Gunny on the Edge

Since the filming of the classic movie Full Metal Jacket,…

Since the filming of the classic movie Full Metal Jacket, R. Lee Ermey has been the world’s most famous Marine Drill Instructor, “The Gunny.” He has had a great run with the TV show Mail Call on The History Channel and has a new show there called Lock N’ Load With R. Lee Ermey on the history of military weapons, including the latest and greatest. His website is Gunny will be with us now every issue to answer any questions on knives and the uses our readers and editors can throw at him. We caught up with him between his filming and visits to military bases and our troops…

TK: Back in your Vietnam days, what was your carry knife?
It was nothing to carry five to seven canteens in Vietnam. It was a hot, humid, hell. So anything else we could drop off, we did. ‘Course we kept knives. You couldn’t use the damn bayonet for anything because it was dull. So, we had to carry a knife and the bayonet—and a machete, in a lot of cases.

TK: Survival knives are a big subject on the Internet. Some people beat up on the Rambo-type knives, the hollow-handle kind. How do you feel about those?
Well, I think the one-piece hollow-handle knife does have its merits. If you put a sharpening device in there, you always have something to sharpen that knife with, and if it doesn’t stay sharp, you could be in trouble. And you can put a lot of gear into that hollow knife handle–sharpening tools,  fire-making stuff, some fish hooks and line. With the hollow handle, the knife becomes a survival tool.

TK: Don’t you have to reduce the strength of the tang to do that?
In some cases it does affect the strength of the knife. So, it’s a question of what you’re going to be using that knife for—chopping down trees or normal cutting chores like dressing out game. Anyway, knives today can be made with a hollow handle without weakening the tang at all. They just redirect the tang.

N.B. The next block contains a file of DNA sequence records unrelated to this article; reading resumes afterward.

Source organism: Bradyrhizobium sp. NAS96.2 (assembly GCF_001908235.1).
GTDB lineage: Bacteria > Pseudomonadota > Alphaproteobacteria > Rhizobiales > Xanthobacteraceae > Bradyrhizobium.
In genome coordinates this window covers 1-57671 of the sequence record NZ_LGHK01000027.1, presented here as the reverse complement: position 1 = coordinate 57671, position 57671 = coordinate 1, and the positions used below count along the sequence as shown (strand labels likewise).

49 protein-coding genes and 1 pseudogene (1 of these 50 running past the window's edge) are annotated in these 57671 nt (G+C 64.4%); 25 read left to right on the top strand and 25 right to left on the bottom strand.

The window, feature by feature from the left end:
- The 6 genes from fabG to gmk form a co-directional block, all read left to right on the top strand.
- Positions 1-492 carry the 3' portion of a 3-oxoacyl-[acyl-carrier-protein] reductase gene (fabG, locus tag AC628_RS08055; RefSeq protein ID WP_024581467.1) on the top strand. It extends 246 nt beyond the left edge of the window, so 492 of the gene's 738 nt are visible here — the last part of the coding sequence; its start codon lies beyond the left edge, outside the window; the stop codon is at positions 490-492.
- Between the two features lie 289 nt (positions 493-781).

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  • Dear Gunny:

    What do you think of the Corps new OKC 3S bayonet?

  • Jonathan C. Halperen


    Dear Gunny:
    I do not subscribe to any knife magazines, and this letter is too long for them, anyway. But I have included my E-mail address.
    First of all, what the hell do you mean, you don’t know where “doughboy” came from, you dried-up old wad of rancid pigs’ vomit? British soldiers in the First World War called our troops doughboys because of their fondness for doughnuts, an American invention. Indeed, the Army sent special doughnut-making machines to the front lines. Any other questions?
    Well, I have some (Yes, I’ll get to knives). Both you and the World Book Encyclopedia list the hierarchy of military units as such: squad, platoon, company, battalion, brigade, division, corps, field army. Notice anything missing? Well, I’ll give you a clue, genius: It starts with “R” and appears in about every piece of military literature ever written. Webster’s Third International Dictionary describes a regiment as “smaller than a division.” Well, duh. Stephen Crane implied that a regiment is also smaller than a brigade. And a real-live soldier told me something about a pure unit–infantry, for instance–without ancillary back-up. So is a regiment the same as a battalion or something between a battalion and a brigade in size? Hell, does any clear definition exist for a regiment at all? (I know, this isn’t “Mail Call.”)
    Now, about the knives. I never had the courage to enlist in the armed services, I have never fired anything more than a BB gun at a day camp, I have not learned to dress anything besides myself (which I don’t do all that well), and I don’t know outdoor survival from breakfast at Tiffany’s. I am, however, the best knife-sharpener in Raleigh, North Carolina, at least with flat bevels. And I have learned a little about steels lately.
    I see that SOG uses AUS-8 as its standard. I have not found AUS steels to hold an edge well in the past; but I was using Kershaw and Cold Steel knives from Japan, not SOGs. Perhaps SOG’s cryogenic quenching method makes a difference. Heat treatment is as important as raw material, I have read.